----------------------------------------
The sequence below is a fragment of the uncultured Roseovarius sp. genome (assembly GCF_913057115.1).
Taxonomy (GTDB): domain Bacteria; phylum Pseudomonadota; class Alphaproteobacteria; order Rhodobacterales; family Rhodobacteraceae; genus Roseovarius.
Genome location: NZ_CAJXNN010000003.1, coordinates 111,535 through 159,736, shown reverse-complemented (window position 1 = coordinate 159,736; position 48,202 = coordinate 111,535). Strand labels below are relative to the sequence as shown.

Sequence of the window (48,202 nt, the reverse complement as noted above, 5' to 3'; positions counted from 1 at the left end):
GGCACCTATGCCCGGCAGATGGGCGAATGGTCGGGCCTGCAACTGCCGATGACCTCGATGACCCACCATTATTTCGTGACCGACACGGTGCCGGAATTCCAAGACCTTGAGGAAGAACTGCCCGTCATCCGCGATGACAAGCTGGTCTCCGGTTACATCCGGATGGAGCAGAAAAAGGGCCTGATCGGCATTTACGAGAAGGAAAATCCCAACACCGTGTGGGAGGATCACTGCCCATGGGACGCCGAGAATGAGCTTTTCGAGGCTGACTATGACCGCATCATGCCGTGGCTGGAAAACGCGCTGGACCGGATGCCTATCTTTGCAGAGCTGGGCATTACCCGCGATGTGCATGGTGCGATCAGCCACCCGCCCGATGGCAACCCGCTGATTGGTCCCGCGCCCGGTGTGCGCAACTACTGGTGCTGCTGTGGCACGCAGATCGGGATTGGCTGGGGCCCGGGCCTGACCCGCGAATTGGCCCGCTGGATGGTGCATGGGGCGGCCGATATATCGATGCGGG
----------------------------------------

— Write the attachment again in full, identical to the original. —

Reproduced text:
The sequence below is a fragment of the uncultured Roseovarius sp. genome (assembly GCF_913057115.1).
Taxonomy (GTDB): domain Bacteria; phylum Pseudomonadota; class Alphaproteobacteria; order Rhodobacterales; family Rhodobacteraceae; genus Roseovarius.
Genome location: NZ_CAJXNN010000003.1, coordinates 111,535 through 159,736, shown reverse-complemented (window position 1 = coordinate 159,736; position 48,202 = coordinate 111,535). Strand labels below are relative to the sequence as shown.

Sequence of the window (48,202 nt, the reverse complement as noted above, 5' to 3'; positions counted from 1 at the left end):
GGCACCTATGCCCGGCAGATGGGCGAATGGTCGGGCCTGCAACTGCCGATGACCTCGATGACCCACCATTATTTCGTGACCGACACGGTGCCGGAATTCCAAGACCTTGAGGAAGAACTGCCCGTCATCCGCGATGACAAGCTGGTCTCCGGTTACATCCGGATGGAGCAGAAAAAGGGCCTGATCGGCATTTACGAGAAGGAAAATCCCAACACCGTGTGGGAGGATCACTGCCCATGGGACGCCGAGAATGAGCTTTTCGAGGCTGACTATGACCGCATCATGCCGTGGCTGGAAAACGCGCTGGACCGGATGCCTATCTTTGCAGAGCTGGGCATTACCCGCGATGTGCATGGTGCGATCAGCCACCCGCCCGATGGCAACCCGCTGATTGGTCCCGCGCCCGGTGTGCGCAACTACTGGTGCTGCTGTGGCACGCAGATCGGGATTGGCTGGGGCCCGGGCCTGACCCGCGAATTGGCCCGCTGGATGGTGCATGGGGCGGCCGATATATCGATGCGGG